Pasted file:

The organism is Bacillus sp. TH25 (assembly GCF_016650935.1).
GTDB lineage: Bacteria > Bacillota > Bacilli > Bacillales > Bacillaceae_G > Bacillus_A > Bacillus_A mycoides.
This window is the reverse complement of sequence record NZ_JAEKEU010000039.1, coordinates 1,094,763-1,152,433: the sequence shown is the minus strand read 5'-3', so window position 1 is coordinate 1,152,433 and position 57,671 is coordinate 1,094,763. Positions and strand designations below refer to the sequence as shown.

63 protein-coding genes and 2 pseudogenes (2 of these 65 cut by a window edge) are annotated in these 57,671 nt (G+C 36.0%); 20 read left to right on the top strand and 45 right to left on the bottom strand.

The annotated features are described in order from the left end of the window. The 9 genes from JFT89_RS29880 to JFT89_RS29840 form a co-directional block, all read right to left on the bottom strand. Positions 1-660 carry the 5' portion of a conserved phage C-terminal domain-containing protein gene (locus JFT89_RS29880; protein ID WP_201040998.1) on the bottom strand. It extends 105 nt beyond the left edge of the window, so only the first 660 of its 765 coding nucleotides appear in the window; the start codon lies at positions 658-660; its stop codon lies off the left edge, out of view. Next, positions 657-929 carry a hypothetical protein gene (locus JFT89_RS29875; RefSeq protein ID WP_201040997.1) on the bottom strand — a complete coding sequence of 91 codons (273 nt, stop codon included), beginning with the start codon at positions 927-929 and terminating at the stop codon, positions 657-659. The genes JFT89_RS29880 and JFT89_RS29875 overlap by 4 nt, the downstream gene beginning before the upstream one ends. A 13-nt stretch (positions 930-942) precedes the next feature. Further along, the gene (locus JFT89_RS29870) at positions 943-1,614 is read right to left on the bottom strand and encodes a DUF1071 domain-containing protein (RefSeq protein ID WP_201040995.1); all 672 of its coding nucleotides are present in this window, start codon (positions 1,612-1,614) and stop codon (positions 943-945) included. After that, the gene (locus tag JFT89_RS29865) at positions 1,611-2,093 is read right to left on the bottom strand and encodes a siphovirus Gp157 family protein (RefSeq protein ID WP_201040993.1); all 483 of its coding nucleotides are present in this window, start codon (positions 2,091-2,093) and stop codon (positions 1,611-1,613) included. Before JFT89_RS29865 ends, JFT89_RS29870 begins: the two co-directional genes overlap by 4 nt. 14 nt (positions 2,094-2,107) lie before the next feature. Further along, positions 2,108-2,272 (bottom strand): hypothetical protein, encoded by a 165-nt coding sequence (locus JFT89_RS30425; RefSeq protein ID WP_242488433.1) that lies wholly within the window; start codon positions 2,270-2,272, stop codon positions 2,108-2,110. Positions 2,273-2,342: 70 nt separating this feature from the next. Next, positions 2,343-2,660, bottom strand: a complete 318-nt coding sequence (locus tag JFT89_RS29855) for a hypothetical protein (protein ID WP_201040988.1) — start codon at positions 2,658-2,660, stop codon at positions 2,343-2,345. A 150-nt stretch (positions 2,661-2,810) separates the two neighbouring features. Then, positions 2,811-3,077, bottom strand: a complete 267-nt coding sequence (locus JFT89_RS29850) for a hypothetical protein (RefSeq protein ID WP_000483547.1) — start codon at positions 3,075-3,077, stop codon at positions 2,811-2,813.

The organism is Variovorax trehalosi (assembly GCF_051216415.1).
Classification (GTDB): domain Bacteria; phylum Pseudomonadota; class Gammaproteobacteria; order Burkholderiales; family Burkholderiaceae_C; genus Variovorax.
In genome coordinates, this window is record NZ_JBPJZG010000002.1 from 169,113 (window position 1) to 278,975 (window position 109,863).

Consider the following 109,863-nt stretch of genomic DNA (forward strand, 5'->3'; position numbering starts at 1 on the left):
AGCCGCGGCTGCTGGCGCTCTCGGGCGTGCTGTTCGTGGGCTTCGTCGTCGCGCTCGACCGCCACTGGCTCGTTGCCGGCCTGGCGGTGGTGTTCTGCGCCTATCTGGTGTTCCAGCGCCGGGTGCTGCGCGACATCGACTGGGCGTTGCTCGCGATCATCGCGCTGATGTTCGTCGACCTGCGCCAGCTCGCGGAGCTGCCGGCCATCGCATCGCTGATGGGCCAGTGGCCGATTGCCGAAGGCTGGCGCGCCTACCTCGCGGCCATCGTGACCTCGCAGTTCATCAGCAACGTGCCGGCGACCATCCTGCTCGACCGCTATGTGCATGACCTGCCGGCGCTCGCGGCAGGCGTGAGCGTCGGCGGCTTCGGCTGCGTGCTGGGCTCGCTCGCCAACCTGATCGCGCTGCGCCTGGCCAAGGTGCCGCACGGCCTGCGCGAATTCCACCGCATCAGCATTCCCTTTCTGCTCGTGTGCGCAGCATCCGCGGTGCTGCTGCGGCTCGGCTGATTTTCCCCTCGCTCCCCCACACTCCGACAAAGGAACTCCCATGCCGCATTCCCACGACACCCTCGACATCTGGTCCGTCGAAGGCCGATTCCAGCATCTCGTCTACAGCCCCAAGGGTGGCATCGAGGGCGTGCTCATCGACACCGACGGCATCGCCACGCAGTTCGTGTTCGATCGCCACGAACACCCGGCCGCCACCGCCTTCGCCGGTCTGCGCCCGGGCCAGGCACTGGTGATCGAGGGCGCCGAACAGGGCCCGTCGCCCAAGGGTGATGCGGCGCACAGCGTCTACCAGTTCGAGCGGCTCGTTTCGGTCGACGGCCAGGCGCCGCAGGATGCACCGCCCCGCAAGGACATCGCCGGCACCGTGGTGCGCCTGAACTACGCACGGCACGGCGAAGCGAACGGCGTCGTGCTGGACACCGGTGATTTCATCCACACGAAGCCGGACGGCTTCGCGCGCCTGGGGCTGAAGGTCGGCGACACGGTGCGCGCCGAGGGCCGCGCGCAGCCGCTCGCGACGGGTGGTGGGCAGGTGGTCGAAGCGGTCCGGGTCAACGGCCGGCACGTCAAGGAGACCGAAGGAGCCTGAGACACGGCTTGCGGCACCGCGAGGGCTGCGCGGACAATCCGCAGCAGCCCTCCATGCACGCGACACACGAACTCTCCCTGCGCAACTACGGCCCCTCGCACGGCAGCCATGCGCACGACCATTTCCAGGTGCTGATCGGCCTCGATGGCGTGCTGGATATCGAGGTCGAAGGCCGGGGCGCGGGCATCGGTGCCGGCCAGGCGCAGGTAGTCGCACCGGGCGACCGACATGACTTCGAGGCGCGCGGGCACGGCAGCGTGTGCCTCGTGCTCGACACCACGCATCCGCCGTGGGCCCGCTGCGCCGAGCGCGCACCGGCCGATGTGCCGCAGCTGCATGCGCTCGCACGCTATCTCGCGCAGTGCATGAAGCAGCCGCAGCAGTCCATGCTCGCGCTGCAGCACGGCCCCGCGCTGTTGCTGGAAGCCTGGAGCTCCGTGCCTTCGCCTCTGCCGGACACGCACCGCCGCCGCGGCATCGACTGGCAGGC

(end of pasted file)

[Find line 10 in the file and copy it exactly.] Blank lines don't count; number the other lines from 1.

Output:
AGCCGCGGCTGCTGGCGCTCTCGGGCGTGCTGTTCGTGGGCTTCGTCGTCGCGCTCGACCGCCACTGGCTCGTTGCCGGCCTGGCGGTGGTGTTCTGCGCCTATCTGGTGTTCCAGCGCCGGGTGCTGCGCGACATCGACTGGGCGTTGCTCGCGATCATCGCGCTGATGTTCGTCGACCTGCGCCAGCTCGCGGAGCTGCCGGCCATCGCATCGCTGATGGGCCAGTGGCCGATTGCCGAAGGCTGGCGCGCCTACCTCGCGGCCATCGTGACCTCGCAGTTCATCAGCAACGTGCCGGCGACCATCCTGCTCGACCGCTATGTGCATGACCTGCCGGCGCTCGCGGCAGGCGTGAGCGTCGGCGGCTTCGGCTGCGTGCTGGGCTCGCTCGCCAACCTGATCGCGCTGCGCCTGGCCAAGGTGCCGCACGGCCTGCGCGAATTCCACCGCATCAGCATTCCCTTTCTGCTCGTGTGCGCAGCATCCGCGGTGCTGCTGCGGCTCGGCTGATTTTCCCCTCGCTCCCCCACACTCCGACAAAGGAACTCCCATGCCGCATTCCCACGACACCCTCGACATCTGGTCCGTCGAAGGCCGATTCCAGCATCTCGTCTACAGCCCCAAGGGTGGCATCGAGGGCGTGCTCATCGACACCGACGGCATCGCCACGCAGTTCGTGTTCGATCGCCACGAACACCCGGCCGCCACCGCCTTCGCCGGTCTGCGCCCGGGCCAGGCACTGGTGATCGAGGGCGCCGAACAGGGCCCGTCGCCCAAGGGTGATGCGGCGCACAGCGTCTACCAGTTCGAGCGGCTCGTTTCGGTCGACGGCCAGGCGCCGCAGGATGCACCGCCCCGCAAGGACATCGCCGGCACCGTGGTGCGCCTGAACTACGCACGGCACGGCGAAGCGAACGGCGTCGTGCTGGACACCGGTGATTTCATCCACACGAAGCCGGACGGCTTCGCGCGCCTGGGGCTGAAGGTCGGCGACACGGTGCGCGCCGAGGGCCGCGCGCAGCCGCTCGCGACGGGTGGTGGGCAGGTGGTCGAAGCGGTCCGGGTCAACGGCCGGCACGTCAAGGAGACCGAAGGAGCCTGAGACACGGCTTGCGGCACCGCGAGGGCTGCGCGGACAATCCGCAGCAGCCCTCCATGCACGCGACACACGAACTCTCCCTGCGCAACTACGGCCCCTCGCACGGCAGCCATGCGCACGACCATTTCCAGGTGCTGATCGGCCTCGATGGCGTGCTGGATATCGAGGTCGAAGGCCGGGGCGCGGGCATCGGTGCCGGCCAGGCGCAGGTAGTCGCACCGGGCGACCGACATGACTTCGAGGCGCGCGGGCACGGCAGCGTGTGCCTCGTGCTCGACACCACGCATCCGCCGTGGGCCCGCTGCGCCGAGCGCGCACCGGCCGATGTGCCGCAGCTGCATGCGCTCGCACGCTATCTCGCGCAGTGCATGAAGCAGCCGCAGCAGTCCATGCTCGCGCTGCAGCACGGCCCCGCGCTGTTGCTGGAAGCCTGGAGCTCCGTGCCTTCGCCTCTGCCGGACACGCACCGCCGCCGCGGCATCGACTGGCAGGC